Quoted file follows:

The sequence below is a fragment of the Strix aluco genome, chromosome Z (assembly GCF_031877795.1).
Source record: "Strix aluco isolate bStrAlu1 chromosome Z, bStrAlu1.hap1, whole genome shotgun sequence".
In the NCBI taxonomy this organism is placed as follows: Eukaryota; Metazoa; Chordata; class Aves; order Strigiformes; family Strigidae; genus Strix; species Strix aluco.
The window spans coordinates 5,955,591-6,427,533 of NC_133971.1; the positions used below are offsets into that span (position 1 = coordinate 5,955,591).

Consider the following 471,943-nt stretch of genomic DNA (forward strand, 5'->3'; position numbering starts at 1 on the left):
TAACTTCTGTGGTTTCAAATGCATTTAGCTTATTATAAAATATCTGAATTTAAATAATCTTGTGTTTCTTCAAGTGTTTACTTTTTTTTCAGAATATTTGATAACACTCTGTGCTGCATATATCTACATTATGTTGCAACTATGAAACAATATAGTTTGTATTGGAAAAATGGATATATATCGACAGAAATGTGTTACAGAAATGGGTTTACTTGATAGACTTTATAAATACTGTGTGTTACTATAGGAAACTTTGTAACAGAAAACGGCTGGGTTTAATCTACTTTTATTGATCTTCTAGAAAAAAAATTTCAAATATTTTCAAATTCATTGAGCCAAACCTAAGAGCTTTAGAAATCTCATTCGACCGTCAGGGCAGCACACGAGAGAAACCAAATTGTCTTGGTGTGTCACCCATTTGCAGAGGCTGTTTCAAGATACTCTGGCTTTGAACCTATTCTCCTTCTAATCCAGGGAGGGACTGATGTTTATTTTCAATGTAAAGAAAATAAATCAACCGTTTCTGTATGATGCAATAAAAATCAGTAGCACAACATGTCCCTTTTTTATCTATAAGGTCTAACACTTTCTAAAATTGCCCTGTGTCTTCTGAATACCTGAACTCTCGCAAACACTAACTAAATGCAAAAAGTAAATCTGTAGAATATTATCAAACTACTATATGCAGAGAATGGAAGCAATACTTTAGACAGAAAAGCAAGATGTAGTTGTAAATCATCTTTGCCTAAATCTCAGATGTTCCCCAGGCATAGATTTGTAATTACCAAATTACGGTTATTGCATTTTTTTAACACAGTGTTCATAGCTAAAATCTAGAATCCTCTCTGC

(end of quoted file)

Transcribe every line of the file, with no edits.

The sequence below is a fragment of the Strix aluco genome, chromosome Z (assembly GCF_031877795.1).
Source record: "Strix aluco isolate bStrAlu1 chromosome Z, bStrAlu1.hap1, whole genome shotgun sequence".
In the NCBI taxonomy this organism is placed as follows: Eukaryota; Metazoa; Chordata; class Aves; order Strigiformes; family Strigidae; genus Strix; species Strix aluco.
The window spans coordinates 5,955,591-6,427,533 of NC_133971.1; the positions used below are offsets into that span (position 1 = coordinate 5,955,591).

Consider the following 471,943-nt stretch of genomic DNA (forward strand, 5'->3'; position numbering starts at 1 on the left):
TAACTTCTGTGGTTTCAAATGCATTTAGCTTATTATAAAATATCTGAATTTAAATAATCTTGTGTTTCTTCAAGTGTTTACTTTTTTTTCAGAATATTTGATAACACTCTGTGCTGCATATATCTACATTATGTTGCAACTATGAAACAATATAGTTTGTATTGGAAAAATGGATATATATCGACAGAAATGTGTTACAGAAATGGGTTTACTTGATAGACTTTATAAATACTGTGTGTTACTATAGGAAACTTTGTAACAGAAAACGGCTGGGTTTAATCTACTTTTATTGATCTTCTAGAAAAAAAATTTCAAATATTTTCAAATTCATTGAGCCAAACCTAAGAGCTTTAGAAATCTCATTCGACCGTCAGGGCAGCACACGAGAGAAACCAAATTGTCTTGGTGTGTCACCCATTTGCAGAGGCTGTTTCAAGATACTCTGGCTTTGAACCTATTCTCCTTCTAATCCAGGGAGGGACTGATGTTTATTTTCAATGTAAAGAAAATAAATCAACCGTTTCTGTATGATGCAATAAAAATCAGTAGCACAACATGTCCCTTTTTTATCTATAAGGTCTAACACTTTCTAAAATTGCCCTGTGTCTTCTGAATACCTGAACTCTCGCAAACACTAACTAAATGCAAAAAGTAAATCTGTAGAATATTATCAAACTACTATATGCAGAGAATGGAAGCAATACTTTAGACAGAAAAGCAAGATGTAGTTGTAAATCATCTTTGCCTAAATCTCAGATGTTCCCCAGGCATAGATTTGTAATTACCAAATTACGGTTATTGCATTTTTTTAACACAGTGTTCATAGCTAAAATCTAGAATCCTCTCTGC